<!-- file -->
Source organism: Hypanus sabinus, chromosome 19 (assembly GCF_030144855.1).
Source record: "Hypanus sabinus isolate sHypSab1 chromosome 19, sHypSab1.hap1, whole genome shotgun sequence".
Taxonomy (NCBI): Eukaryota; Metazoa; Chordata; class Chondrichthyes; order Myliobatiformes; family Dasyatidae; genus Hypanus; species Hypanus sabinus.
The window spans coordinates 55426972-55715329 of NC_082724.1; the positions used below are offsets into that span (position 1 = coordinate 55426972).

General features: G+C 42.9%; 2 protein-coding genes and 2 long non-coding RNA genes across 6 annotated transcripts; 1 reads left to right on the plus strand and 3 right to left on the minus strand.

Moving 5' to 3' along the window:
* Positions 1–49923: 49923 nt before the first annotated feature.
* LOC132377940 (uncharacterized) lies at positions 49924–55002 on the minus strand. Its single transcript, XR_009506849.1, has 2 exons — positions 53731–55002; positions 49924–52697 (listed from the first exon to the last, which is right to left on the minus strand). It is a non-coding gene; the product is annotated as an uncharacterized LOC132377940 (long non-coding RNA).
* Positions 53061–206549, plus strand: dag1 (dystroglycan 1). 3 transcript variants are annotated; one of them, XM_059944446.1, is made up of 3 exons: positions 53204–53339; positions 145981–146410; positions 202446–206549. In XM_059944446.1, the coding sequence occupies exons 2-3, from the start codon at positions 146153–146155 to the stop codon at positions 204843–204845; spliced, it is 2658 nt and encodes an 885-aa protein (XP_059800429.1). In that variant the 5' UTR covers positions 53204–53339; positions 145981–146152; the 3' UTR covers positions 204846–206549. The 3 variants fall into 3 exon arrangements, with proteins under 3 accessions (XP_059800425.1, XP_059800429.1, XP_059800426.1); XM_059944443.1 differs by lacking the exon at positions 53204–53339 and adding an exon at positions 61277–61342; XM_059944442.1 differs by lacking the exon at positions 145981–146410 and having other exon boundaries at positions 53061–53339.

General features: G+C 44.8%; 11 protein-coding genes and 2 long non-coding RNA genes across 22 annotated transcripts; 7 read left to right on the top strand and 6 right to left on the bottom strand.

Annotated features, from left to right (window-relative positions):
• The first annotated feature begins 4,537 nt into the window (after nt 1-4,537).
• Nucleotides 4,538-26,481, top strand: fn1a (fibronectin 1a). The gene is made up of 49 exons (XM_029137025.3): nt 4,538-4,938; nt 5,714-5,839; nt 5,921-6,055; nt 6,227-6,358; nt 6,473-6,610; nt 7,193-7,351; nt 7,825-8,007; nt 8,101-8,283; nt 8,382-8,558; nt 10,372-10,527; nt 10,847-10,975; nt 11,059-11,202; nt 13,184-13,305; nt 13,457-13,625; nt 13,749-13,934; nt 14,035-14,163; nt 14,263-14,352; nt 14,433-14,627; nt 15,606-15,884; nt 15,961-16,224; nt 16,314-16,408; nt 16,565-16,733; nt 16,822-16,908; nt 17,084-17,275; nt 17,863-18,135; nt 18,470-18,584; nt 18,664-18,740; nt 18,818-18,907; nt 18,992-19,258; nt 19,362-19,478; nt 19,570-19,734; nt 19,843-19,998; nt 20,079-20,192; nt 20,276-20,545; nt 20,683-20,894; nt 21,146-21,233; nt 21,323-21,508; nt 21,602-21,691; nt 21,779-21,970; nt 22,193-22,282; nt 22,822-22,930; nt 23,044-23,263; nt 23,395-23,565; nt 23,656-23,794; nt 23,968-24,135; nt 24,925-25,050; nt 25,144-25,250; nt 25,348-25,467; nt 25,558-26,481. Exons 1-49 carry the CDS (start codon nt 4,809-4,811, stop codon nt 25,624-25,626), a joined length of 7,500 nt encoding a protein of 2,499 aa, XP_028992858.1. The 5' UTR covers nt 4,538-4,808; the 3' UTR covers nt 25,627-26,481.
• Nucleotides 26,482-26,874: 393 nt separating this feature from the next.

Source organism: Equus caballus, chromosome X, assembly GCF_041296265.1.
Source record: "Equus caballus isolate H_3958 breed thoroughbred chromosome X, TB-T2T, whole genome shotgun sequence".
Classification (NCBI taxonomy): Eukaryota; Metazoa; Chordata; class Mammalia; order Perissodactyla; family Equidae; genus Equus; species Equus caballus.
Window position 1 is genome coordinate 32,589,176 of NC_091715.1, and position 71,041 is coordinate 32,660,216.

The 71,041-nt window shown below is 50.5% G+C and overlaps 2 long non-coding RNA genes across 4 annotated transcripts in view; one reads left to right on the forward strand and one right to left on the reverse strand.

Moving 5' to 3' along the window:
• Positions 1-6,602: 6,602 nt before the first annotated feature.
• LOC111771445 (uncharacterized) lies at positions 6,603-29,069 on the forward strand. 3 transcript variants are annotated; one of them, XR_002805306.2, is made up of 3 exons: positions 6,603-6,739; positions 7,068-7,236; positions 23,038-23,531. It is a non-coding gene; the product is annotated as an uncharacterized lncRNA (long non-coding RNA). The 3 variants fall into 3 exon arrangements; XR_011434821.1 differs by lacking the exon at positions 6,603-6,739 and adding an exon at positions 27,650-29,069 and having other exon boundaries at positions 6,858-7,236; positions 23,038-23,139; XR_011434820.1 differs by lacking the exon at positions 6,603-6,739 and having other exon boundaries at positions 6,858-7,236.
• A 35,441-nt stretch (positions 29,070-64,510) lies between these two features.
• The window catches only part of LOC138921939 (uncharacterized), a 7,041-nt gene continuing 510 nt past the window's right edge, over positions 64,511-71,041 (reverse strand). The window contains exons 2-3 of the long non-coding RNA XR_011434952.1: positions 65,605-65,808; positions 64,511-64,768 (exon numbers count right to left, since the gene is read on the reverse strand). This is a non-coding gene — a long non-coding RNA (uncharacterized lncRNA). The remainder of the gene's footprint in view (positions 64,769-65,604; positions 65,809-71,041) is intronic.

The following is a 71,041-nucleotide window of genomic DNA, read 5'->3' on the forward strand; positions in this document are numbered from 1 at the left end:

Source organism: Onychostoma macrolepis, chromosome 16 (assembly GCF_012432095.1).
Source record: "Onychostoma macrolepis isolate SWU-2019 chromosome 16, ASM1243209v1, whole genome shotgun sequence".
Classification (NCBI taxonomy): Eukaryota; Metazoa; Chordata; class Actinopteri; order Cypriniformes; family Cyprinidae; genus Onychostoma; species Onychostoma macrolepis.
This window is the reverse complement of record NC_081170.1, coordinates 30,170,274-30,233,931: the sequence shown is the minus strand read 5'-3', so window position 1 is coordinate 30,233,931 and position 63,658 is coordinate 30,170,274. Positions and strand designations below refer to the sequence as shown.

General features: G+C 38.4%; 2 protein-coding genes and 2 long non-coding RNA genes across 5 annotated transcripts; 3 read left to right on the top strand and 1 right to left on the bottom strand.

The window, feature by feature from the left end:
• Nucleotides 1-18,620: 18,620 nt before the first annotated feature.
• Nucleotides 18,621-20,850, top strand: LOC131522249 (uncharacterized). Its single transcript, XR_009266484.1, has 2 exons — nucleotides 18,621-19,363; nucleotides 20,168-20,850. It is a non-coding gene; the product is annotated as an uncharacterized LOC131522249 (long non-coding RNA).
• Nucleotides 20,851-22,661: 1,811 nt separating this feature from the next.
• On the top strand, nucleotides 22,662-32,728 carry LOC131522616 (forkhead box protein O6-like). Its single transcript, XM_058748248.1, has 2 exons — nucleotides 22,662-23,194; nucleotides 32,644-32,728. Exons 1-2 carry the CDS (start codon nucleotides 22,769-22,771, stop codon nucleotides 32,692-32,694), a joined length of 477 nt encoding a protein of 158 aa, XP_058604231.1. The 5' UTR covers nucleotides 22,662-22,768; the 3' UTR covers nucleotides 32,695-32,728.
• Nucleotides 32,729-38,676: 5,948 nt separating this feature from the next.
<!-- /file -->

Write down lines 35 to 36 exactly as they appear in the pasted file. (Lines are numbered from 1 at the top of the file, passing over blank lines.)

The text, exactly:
• On the top strand, nucleotides 22,662-32,728 carry LOC131522616 (forkhead box protein O6-like). Its single transcript, XM_058748248.1, has 2 exons — nucleotides 22,662-23,194; nucleotides 32,644-32,728. Exons 1-2 carry the CDS (start codon nucleotides 22,769-22,771, stop codon nucleotides 32,692-32,694), a joined length of 477 nt encoding a protein of 158 aa, XP_058604231.1. The 5' UTR covers nucleotides 22,662-22,768; the 3' UTR covers nucleotides 32,695-32,728.
• Nucleotides 32,729-38,676: 5,948 nt separating this feature from the next.